Weighing Up The Boat Race Crews

Oxford’s ‘2’ man, Felix Drinkall, contemplates the trophy that he hopes he and his crewmates will lift on 24 March.

28 February 2018

Tim Koch finds that there are not many light Blues in the Boat Race.

Weigh-ins are not a normal prelude to heavyweight rowing contests – perhaps their best-known use is in the sport of boxing. Most famously, before an important fight, two pugilists will confront each other, eyeball to eyeball, giving the impression that blows would be traded there and then were they not held back by their respective unsavoury entourages. Also, boxers often indulged in ‘trash-talk’, bouts of competitive incivility when each will, for example, outline the deficiencies of their opponent’s maternal heritage. However, the 2018 Cancer Research UK Boat Races weigh-in and crew announcement held at London’s City Hall on 26 February was a rather more civilised affair.

The bow men weigh: Oxford’s Iain Mandale and Cambridge’s Patrick Elwood.

While they are pleasant enough media events, Boat Race weigh-ins produce few surprises, and they lack the uncertainty of an occasion in which two men that have been hit in the head too often confront each other. Those who had followed the Fixture Races over the last few weeks had already guessed at most of those who made the crews that will race in the 164th Men’s Boat Race and the 73rd Women’s Boat Race on 24 March. We were not shocked to discover that the rowers were taller and heavier than the average person of their sex, while the coxswains were shorter and lighter than most adults. None of the coaches admitted that they thought their opponents were better, and all implied that their crews would win.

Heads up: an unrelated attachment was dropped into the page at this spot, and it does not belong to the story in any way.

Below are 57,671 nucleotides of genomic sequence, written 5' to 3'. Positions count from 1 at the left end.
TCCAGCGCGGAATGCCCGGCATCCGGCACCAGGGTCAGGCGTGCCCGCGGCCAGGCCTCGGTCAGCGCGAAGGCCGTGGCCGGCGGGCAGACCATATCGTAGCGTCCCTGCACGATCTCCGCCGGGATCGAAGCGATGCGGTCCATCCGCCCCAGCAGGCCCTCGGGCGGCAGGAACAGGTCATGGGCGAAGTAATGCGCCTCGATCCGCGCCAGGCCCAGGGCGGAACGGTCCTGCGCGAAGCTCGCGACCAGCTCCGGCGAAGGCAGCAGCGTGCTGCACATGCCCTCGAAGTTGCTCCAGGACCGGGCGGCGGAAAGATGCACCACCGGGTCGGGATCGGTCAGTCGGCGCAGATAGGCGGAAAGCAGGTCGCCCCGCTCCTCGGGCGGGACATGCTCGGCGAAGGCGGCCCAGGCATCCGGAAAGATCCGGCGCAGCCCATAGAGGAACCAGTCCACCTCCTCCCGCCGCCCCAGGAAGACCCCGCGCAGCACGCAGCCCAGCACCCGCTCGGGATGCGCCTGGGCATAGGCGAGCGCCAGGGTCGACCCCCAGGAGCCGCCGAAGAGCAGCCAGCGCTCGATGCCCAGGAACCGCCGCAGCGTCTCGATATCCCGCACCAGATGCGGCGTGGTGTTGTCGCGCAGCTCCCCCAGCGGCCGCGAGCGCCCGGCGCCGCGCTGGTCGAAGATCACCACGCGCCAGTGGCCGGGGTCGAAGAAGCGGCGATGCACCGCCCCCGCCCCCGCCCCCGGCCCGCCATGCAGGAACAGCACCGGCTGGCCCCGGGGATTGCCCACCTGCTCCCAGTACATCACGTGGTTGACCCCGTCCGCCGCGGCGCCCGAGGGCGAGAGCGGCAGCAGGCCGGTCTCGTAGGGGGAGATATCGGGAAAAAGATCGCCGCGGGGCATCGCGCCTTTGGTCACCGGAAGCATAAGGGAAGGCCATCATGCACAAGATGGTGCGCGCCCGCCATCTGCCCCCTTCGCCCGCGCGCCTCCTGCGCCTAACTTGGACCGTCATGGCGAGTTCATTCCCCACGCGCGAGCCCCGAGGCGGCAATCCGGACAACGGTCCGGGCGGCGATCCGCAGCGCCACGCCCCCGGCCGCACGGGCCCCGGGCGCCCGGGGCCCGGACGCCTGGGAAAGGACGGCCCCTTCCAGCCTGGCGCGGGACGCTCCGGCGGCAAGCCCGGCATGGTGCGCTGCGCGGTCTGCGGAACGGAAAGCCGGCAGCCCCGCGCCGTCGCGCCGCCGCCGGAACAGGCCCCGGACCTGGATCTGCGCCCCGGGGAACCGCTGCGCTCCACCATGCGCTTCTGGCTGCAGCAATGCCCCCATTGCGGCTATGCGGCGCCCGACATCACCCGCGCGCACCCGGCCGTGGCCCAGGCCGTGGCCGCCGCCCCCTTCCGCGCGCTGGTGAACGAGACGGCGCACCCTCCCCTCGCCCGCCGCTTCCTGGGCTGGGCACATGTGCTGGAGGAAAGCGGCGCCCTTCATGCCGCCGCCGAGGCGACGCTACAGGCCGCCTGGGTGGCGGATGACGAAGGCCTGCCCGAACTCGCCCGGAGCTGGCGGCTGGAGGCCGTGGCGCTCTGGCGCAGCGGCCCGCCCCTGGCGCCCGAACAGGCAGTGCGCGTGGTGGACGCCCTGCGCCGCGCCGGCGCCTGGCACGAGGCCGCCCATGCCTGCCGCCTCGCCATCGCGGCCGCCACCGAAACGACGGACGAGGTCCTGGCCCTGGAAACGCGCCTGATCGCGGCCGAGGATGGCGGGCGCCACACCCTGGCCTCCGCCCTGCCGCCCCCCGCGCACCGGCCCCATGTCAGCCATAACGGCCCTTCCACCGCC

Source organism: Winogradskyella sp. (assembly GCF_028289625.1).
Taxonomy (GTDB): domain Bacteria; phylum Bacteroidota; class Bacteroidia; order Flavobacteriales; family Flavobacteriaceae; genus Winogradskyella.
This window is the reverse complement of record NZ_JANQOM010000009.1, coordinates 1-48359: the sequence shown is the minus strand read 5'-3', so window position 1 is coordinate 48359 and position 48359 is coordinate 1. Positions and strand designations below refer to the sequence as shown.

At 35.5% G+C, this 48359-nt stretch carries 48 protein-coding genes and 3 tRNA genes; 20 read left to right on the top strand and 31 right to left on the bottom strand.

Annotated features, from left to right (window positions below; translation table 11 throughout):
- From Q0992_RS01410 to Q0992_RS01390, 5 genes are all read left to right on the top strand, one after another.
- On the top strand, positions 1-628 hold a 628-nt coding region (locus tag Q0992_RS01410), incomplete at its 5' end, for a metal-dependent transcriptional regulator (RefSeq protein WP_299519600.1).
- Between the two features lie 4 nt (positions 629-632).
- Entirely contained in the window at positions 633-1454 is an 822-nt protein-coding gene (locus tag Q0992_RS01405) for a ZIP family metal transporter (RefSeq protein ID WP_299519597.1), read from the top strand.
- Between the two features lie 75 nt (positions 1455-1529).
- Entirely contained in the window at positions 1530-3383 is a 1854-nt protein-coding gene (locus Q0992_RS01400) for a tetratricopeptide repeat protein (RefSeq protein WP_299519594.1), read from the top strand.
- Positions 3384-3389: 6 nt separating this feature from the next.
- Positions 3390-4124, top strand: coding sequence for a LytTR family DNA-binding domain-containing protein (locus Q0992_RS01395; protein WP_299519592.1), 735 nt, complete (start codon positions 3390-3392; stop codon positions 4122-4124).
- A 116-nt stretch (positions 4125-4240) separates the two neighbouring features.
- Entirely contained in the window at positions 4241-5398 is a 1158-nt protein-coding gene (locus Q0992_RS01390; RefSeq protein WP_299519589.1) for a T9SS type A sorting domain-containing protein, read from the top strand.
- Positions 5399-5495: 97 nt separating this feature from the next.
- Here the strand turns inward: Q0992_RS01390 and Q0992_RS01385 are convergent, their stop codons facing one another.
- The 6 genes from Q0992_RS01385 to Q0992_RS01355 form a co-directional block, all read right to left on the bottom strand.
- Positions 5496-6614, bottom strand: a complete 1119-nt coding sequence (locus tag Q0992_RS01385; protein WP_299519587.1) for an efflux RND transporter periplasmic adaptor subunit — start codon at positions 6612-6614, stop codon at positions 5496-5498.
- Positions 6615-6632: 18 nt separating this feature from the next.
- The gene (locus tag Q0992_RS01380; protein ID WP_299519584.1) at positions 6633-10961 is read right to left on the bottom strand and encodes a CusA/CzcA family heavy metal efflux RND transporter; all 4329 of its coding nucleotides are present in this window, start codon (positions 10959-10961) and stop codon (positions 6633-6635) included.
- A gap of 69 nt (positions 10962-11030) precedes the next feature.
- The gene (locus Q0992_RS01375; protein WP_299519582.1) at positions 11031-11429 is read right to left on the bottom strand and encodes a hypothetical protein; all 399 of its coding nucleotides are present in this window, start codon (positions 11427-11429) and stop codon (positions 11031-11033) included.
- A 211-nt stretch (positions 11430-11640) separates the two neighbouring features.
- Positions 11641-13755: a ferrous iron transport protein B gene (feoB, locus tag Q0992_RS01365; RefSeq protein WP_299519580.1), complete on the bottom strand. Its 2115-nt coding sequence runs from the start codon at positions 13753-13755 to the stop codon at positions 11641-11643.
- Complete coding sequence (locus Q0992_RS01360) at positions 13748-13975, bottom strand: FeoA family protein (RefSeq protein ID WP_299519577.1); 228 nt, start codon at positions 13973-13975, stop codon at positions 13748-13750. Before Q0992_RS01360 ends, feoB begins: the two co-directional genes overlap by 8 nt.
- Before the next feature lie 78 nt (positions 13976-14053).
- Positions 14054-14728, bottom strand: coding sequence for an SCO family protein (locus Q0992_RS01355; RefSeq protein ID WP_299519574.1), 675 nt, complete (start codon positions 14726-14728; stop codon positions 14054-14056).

This year’s Blues

The men’s statistics are that Cambridge are heavier and taller than Oxford, the Light Blues at 89.8kg and 195 cm per man, while the Dark Blues are at 85.6kg and 189 cm.

Oxford from bow (left) to stroke and cox (right).

Oxford has three returning Blues. Powerhouse Joshua Bugajski and stroke Vassilis Ragoussis both raced in last year’s winning crew, whilst Will Geffen competed in 2015. Anders Weiss, a former U.S. Olympian, is new to the Oxford Blue Boat. The nationalities are five Brits, one each South African, American and German, and one British/Greek. The line-up is Vassilis Ragoussis (S), Claas Mertens (7), Joshua Bugajski (6), Will Geffen (5), Anders Weiss (4), Will Cahill (3), Felix Drinkall (2), Iain Mandale (B), Zachary Thomas Johnson (Cox).

Cambridge from bow (left) to stroke and cox (right).

Cambridge also has three returners from last year’s crew: Hugo Ramambason (President and cox), James Letten (much improved from last year) and Freddie Davidson, this year at stroke. Former Yale University Captain, Robert Hurn, joins the crew which contains four Brits, three Americans, one French/British, and one Bermudian/British/American/Iranian. Cambridge will boat Freddie Davidson (Stroke), Rob Hurn (7), Finn Meeks (6), Spencer Furey (5), James Letten (4), Dara Alizadeh (3), Charles Fisher (2), Patrick Elwood (Bow), Hugo Ramambason (Cox).

The ‘2’ men: Oxford’s Felix Drinkall and Cambridge’s Charles Fisher.